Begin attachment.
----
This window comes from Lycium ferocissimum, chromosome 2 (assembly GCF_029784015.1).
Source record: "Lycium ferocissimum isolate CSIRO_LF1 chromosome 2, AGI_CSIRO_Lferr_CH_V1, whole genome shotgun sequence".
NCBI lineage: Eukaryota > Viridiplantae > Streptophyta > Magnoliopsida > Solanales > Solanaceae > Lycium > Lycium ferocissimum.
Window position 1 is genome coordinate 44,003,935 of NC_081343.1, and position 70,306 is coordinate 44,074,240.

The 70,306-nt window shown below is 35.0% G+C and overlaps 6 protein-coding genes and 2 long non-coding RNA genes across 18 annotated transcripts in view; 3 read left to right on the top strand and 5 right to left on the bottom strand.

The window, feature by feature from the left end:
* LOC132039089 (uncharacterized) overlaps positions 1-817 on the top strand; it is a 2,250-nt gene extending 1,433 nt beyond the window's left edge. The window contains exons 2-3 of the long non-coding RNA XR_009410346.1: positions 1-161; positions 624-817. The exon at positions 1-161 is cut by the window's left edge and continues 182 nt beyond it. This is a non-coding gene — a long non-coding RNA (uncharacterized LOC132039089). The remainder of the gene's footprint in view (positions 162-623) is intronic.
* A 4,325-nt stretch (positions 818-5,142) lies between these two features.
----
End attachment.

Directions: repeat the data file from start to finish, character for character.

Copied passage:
This window comes from Lycium ferocissimum, chromosome 2 (assembly GCF_029784015.1).
Source record: "Lycium ferocissimum isolate CSIRO_LF1 chromosome 2, AGI_CSIRO_Lferr_CH_V1, whole genome shotgun sequence".
NCBI lineage: Eukaryota > Viridiplantae > Streptophyta > Magnoliopsida > Solanales > Solanaceae > Lycium > Lycium ferocissimum.
Window position 1 is genome coordinate 44,003,935 of NC_081343.1, and position 70,306 is coordinate 44,074,240.

The 70,306-nt window shown below is 35.0% G+C and overlaps 6 protein-coding genes and 2 long non-coding RNA genes across 18 annotated transcripts in view; 3 read left to right on the top strand and 5 right to left on the bottom strand.

The window, feature by feature from the left end:
* LOC132039089 (uncharacterized) overlaps positions 1-817 on the top strand; it is a 2,250-nt gene extending 1,433 nt beyond the window's left edge. The window contains exons 2-3 of the long non-coding RNA XR_009410346.1: positions 1-161; positions 624-817. The exon at positions 1-161 is cut by the window's left edge and continues 182 nt beyond it. This is a non-coding gene — a long non-coding RNA (uncharacterized LOC132039089). The remainder of the gene's footprint in view (positions 162-623) is intronic.
* A 4,325-nt stretch (positions 818-5,142) lies between these two features.